Contacts
Principal investigator
Name 87622 0
Mr William MacAskill
Address 87622 0
USQ Ipswich Campus, 11 Salisbury Rd, Ipswich QLD 4305
Country 87622 0
Australia
Phone 87622 0
+61 7 3812 6161
Fax 87622 0
Email 87622 0
Billy.MacAskill@usq.edu.au
Contact person for public queries
Name 87623 0
Mr William MacAskill
Address 87623 0
USQ Ipswich Campus, 11 Salisbury Rd, Ipswich QLD 4305
Country 87623 0
Australia
Phone 87623 0
+61 7 3812 6161
Fax 87623 0
Email 87623 0
Billy.MacAskill@usq.edu.au
Contact person for scientific queries
Name 87624 0
Mr William MacAskill
Address 87624 0
USQ Ipswich Campus, 11 Salisbury Rd, Ipswich QLD 4305
Country 87624 0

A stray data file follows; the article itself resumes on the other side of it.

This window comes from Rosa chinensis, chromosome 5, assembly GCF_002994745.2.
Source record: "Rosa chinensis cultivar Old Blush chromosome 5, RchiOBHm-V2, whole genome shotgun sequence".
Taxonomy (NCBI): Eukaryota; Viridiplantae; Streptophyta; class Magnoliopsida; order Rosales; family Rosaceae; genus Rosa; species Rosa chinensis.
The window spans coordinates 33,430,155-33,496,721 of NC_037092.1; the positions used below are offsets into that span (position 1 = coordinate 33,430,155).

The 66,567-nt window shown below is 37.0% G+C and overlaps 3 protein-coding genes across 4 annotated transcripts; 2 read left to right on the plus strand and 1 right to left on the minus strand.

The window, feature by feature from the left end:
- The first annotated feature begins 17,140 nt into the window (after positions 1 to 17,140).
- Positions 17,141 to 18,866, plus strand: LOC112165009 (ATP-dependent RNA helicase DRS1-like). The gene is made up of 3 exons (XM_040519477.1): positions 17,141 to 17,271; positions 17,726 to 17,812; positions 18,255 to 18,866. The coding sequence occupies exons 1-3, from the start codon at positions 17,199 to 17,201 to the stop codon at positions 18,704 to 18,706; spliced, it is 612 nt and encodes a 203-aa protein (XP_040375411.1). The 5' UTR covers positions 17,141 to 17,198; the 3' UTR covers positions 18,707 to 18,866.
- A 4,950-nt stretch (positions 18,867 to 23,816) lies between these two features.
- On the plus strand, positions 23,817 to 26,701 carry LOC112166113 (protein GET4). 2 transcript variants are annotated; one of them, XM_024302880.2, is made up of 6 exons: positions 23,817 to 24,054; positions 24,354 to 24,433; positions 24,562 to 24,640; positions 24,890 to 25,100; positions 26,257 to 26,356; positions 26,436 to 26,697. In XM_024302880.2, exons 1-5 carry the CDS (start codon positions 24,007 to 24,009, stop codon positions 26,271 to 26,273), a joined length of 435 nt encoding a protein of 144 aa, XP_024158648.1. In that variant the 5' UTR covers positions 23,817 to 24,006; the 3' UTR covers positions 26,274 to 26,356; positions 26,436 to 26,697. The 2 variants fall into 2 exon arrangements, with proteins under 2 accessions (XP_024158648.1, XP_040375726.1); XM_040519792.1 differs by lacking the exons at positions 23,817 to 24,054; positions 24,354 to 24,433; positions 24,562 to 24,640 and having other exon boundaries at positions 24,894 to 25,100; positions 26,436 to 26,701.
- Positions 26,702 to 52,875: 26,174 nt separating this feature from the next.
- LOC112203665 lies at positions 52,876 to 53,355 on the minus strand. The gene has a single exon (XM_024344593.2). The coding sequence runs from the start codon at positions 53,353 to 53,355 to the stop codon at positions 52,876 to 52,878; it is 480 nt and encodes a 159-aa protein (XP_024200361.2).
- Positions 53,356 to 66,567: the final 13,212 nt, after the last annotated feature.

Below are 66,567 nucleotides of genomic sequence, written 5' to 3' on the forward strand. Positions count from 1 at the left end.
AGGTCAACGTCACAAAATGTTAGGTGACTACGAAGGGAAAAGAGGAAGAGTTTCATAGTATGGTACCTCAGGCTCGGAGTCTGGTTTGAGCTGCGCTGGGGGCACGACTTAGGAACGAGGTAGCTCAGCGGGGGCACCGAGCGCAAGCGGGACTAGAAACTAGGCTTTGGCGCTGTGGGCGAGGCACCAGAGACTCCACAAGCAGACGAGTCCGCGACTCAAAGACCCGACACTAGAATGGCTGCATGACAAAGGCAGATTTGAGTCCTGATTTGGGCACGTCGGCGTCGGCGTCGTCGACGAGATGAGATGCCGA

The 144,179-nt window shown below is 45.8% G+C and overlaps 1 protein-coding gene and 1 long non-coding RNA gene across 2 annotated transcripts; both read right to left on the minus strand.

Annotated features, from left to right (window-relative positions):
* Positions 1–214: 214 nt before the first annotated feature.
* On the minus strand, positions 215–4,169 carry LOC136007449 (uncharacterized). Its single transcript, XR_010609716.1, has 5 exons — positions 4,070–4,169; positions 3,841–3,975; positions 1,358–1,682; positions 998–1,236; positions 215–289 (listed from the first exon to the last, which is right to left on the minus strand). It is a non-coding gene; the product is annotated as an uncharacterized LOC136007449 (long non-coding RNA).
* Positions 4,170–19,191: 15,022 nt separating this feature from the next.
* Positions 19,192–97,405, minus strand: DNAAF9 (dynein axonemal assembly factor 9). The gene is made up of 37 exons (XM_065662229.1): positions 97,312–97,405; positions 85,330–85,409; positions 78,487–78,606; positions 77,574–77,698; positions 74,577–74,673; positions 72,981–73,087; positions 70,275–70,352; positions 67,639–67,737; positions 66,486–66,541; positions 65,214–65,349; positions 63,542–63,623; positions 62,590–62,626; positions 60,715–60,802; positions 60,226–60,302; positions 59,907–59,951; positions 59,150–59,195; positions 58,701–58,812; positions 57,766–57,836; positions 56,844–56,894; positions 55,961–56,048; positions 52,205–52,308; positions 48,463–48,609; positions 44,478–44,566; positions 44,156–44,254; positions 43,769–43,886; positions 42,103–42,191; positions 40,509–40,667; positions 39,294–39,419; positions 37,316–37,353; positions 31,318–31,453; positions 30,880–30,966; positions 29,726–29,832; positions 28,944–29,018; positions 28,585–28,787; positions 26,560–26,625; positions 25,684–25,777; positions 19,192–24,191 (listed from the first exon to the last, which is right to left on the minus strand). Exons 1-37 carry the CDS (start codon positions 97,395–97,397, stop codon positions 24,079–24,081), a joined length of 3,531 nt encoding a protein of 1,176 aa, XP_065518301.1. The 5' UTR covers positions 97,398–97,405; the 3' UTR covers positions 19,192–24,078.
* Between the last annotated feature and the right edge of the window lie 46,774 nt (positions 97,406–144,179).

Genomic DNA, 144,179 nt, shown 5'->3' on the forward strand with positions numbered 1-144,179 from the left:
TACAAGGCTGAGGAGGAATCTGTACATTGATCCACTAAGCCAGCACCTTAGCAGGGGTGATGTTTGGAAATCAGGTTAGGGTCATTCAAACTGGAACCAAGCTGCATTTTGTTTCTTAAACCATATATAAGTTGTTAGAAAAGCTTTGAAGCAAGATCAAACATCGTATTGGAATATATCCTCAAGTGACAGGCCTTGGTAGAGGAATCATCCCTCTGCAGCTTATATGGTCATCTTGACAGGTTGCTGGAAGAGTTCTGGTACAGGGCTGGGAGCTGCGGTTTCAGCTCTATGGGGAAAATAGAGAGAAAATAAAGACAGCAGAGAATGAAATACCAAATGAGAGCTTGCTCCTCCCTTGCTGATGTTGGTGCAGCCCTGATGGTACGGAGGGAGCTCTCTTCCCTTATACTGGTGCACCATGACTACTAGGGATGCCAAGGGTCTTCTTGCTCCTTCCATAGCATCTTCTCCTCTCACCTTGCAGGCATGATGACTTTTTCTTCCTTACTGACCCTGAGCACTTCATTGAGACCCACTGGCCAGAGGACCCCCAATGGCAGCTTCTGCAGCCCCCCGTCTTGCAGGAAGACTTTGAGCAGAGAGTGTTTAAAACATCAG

Australia
Phone 87624 0
+61 7 3812 6161
Fax 87624 0
Email 87624 0
Billy.MacAskill@usq.edu.au

Data sharing statement
Will individual participant data (IPD) for this trial be available (including data dictionaries)?
Yes
What data in particular will be shared?
All of the individual participant data collected during the trial, after de-identification;
When will data be available (start and end dates)?
Immediately following publication with no end date determined.
Available to whom?
Case-by-case basis at the discretion of the University of Southern Queensland.
Available for what types of analyses?
Case-by-case basis at the discretion of the University of Southern Queensland.
How or where can data be obtained?
Case-by-case basis at the discretion of the University of Southern Queensland.
What supporting documents are/will be available?
No other documents available
Summary results
No Results